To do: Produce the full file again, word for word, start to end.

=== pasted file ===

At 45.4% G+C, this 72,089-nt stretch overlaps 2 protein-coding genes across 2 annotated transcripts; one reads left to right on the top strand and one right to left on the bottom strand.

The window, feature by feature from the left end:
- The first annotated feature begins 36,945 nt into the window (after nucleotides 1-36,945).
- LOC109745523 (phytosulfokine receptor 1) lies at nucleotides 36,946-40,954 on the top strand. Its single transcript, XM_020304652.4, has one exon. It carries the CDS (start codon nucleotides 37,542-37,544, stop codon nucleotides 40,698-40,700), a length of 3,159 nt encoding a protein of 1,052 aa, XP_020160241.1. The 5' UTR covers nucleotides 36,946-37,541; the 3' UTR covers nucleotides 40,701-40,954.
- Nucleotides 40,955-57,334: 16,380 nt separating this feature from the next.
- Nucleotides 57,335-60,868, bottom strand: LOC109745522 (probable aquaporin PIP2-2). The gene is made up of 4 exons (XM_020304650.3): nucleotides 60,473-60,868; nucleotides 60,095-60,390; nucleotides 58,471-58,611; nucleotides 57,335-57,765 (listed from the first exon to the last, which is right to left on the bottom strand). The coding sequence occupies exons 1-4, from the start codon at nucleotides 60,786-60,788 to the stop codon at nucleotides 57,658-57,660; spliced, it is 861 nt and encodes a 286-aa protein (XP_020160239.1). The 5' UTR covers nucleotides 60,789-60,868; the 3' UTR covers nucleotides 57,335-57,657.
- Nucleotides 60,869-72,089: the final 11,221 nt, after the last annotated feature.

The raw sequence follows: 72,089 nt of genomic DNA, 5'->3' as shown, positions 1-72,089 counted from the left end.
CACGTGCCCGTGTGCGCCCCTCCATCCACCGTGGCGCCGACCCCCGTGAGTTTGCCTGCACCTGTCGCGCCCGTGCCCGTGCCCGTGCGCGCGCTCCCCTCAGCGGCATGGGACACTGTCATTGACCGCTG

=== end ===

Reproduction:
At 45.4% G+C, this 72,089-nt stretch overlaps 2 protein-coding genes across 2 annotated transcripts; one reads left to right on the top strand and one right to left on the bottom strand.

The window, feature by feature from the left end:
- The first annotated feature begins 36,945 nt into the window (after nucleotides 1-36,945).
- LOC109745523 (phytosulfokine receptor 1) lies at nucleotides 36,946-40,954 on the top strand. Its single transcript, XM_020304652.4, has one exon. It carries the CDS (start codon nucleotides 37,542-37,544, stop codon nucleotides 40,698-40,700), a length of 3,159 nt encoding a protein of 1,052 aa, XP_020160241.1. The 5' UTR covers nucleotides 36,946-37,541; the 3' UTR covers nucleotides 40,701-40,954.
- Nucleotides 40,955-57,334: 16,380 nt separating this feature from the next.
- Nucleotides 57,335-60,868, bottom strand: LOC109745522 (probable aquaporin PIP2-2). The gene is made up of 4 exons (XM_020304650.3): nucleotides 60,473-60,868; nucleotides 60,095-60,390; nucleotides 58,471-58,611; nucleotides 57,335-57,765 (listed from the first exon to the last, which is right to left on the bottom strand). The coding sequence occupies exons 1-4, from the start codon at nucleotides 60,786-60,788 to the stop codon at nucleotides 57,658-57,660; spliced, it is 861 nt and encodes a 286-aa protein (XP_020160239.1). The 5' UTR covers nucleotides 60,789-60,868; the 3' UTR covers nucleotides 57,335-57,657.
- Nucleotides 60,869-72,089: the final 11,221 nt, after the last annotated feature.

The raw sequence follows: 72,089 nt of genomic DNA, 5'->3' as shown, positions 1-72,089 counted from the left end.
CACGTGCCCGTGTGCGCCCCTCCATCCACCGTGGCGCCGACCCCCGTGAGTTTGCCTGCACCTGTCGCGCCCGTGCCCGTGCCCGTGCGCGCGCTCCCCTCAGCGGCATGGGACACTGTCATTGACCGCTG